As a kid, I was a fan of the Poopoo platter at the Chinese restaurant. I liked the blue fire and the drama of the contraption brought to our table, and the fried, oily, sweet and sticky finger foods on the trays. My brother and I also really liked saying “poopoo” out in public.
As I got older, I learned how to cook lighter versions of my Chinese food staples, but every once in a while, when I’m tired and grumpy and do not want to cook, Mom and I order take out Chinese. I’m usually careful to order non-fried dishes, with light sauces, and tons of extra vegetables. If I get dumplings they’re steamed and filled with vegetables. But sometimes the crappiness of the day is so awful that it requires extra special yummy, greasy, sweet food with no redeeming value. Like barbecued ribs, which are, only slightly, a more grown up take on the food in the Poopoo platter.
Before we adopted Butterfly, Cricket was an only dog, and took advantage of her role as only grand dog as often as possible. She knew her best bet was to sit on Grandma’s lap, because Grandma’s guilt buttons are stronger than her hunger buttons. So as soon as Mom had finished with one of her barbecued ribs, she handed it off to Cricket. We were eating special food, Mom said, why shouldn’t Cricket?
I knew that chicken bones were dangerous for dogs from way back, because someone, probably my brother, had given me a vivid description of how the bones could splinter in my dog’s throat or intestines, and pop them like balloons. But since I’d spent a large part of my childhood kosher, I had no idea what to expect of pork bones. I assumed they were the same as beef bones. They looked the same to me.
Cricket sat on the floor with a bone between her paws and not only did she clean off the fat, and gristle, she started to eat the bone itself, crunch, crunch, crunch until it disappeared. There were no signs left, no garbage, just some stubborn oily stains on the hard wood floor. The first one went so well, I gave her my own leftovers. That way I could leave all of the extra fat on the bone and not feel guilty for wasting food.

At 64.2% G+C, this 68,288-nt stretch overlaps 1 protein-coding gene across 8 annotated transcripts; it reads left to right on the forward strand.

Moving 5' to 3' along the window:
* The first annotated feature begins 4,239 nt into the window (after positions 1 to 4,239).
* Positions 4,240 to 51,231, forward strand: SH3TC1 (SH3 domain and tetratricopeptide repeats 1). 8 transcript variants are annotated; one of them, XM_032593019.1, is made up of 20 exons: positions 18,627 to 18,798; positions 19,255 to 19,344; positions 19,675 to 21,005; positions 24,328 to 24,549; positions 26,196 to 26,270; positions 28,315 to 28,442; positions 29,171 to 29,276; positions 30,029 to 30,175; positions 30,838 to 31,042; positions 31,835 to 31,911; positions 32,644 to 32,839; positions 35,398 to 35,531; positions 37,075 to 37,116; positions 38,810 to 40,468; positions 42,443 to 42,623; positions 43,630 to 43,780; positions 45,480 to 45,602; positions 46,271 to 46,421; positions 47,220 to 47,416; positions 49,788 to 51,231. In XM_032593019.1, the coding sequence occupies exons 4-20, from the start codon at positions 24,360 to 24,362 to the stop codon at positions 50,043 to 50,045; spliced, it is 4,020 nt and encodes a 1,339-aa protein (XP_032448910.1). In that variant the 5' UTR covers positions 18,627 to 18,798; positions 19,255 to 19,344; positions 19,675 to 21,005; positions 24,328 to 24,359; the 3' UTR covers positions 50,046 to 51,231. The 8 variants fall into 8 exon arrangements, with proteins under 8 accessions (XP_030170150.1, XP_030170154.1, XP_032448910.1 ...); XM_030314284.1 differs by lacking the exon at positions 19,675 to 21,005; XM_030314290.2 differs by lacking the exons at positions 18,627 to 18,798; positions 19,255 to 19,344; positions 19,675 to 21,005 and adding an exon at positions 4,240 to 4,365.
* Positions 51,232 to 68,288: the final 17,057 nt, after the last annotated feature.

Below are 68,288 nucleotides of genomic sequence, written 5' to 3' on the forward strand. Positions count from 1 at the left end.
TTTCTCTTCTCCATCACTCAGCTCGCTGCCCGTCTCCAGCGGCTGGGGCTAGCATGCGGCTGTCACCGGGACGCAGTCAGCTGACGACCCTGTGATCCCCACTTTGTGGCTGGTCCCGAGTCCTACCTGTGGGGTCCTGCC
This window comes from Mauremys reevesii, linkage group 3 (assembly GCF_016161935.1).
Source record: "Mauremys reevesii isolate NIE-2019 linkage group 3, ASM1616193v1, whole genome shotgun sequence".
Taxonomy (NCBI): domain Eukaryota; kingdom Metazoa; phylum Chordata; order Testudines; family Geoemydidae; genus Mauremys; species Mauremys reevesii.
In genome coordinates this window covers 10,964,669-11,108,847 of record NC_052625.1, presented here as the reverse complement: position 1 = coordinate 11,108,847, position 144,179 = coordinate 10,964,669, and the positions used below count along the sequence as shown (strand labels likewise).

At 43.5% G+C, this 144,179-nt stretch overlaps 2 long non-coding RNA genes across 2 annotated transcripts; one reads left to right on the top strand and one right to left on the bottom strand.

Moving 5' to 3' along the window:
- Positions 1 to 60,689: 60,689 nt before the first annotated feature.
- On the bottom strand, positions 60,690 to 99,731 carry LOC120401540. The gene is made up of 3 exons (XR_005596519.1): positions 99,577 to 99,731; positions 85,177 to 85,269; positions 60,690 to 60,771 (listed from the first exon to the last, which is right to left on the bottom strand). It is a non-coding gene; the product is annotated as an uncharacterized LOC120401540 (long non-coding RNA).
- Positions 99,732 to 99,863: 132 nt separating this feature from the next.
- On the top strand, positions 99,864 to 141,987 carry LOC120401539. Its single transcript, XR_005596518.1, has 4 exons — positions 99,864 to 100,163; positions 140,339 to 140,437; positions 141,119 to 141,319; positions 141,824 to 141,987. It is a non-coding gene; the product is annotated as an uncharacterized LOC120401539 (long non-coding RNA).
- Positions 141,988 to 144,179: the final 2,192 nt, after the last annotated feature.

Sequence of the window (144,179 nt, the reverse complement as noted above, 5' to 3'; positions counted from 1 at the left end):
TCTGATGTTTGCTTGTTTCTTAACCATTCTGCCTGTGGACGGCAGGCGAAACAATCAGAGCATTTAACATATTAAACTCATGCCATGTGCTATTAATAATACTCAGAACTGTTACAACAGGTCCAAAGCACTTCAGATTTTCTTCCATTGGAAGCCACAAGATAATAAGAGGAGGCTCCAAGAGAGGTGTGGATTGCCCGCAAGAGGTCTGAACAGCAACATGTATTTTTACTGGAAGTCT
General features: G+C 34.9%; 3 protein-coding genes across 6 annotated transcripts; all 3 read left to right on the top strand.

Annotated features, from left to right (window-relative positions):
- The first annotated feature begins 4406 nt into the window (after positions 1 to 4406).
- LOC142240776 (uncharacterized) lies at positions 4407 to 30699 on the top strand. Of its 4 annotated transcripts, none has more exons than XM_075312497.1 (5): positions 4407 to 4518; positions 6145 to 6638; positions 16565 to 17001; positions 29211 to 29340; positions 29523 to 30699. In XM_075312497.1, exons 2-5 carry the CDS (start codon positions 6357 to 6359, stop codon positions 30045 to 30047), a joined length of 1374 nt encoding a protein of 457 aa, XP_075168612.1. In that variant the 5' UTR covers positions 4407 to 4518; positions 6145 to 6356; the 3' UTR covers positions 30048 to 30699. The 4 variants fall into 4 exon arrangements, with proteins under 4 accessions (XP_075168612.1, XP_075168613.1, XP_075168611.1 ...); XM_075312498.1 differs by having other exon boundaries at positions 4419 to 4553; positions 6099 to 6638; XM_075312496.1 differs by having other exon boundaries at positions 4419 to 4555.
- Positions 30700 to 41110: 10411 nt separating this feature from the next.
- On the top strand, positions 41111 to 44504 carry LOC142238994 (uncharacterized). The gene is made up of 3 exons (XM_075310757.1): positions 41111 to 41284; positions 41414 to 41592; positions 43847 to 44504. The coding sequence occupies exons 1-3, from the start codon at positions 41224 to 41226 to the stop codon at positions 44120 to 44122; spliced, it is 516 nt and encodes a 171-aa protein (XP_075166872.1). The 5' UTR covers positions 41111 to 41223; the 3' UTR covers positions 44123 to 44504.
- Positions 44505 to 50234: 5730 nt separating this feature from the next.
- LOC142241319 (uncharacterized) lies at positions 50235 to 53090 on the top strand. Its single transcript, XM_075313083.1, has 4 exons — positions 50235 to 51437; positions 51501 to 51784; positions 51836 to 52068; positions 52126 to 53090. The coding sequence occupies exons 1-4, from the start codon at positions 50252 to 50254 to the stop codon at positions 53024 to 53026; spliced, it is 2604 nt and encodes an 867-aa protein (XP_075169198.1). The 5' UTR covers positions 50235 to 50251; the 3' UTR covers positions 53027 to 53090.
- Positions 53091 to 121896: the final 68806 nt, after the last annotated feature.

I woke up in the middle of the night to the sound of retching. I called Cricket over and rubbed her back, and she went back to sleep next to me. But in the morning, there were two piles of predigested bone on my carpet and one spot where, clearly, there had been puke and it had been re-ingested.
Much scrubbing later, I found older piles downstairs on the wood floor, and as the day went on the vomiting continued but became less productive, just puddles of spit, preceded by those awful, whole body spasms. I was afraid some of Cricket’s vital organs would be left in those piles on the floor. But after all of that, she was smiling, and asking for Parmesan cheese on her dog food and wondering when we were going to have ribs again.
Sometimes you can only learn a lesson in the most vivid way possible. Just reading it as a list of no-no foods isn’t convincing, but seeing your dog turn inside out does the trick.
I try to be careful about what Cricket and Butterfly eat now. I looked up multiple lists of no-no foods and cross referenced and studied. But Cricket still prefers to eat whatever her Grandma has touched, and blessed for her. She would rather eat a piece of Grandma’s peanut butter and jelly sandwich than a flurry of Parmesan cheese on her dog food that never passed through Grandma’s hands. Food is love; food is relationship, even for dogs.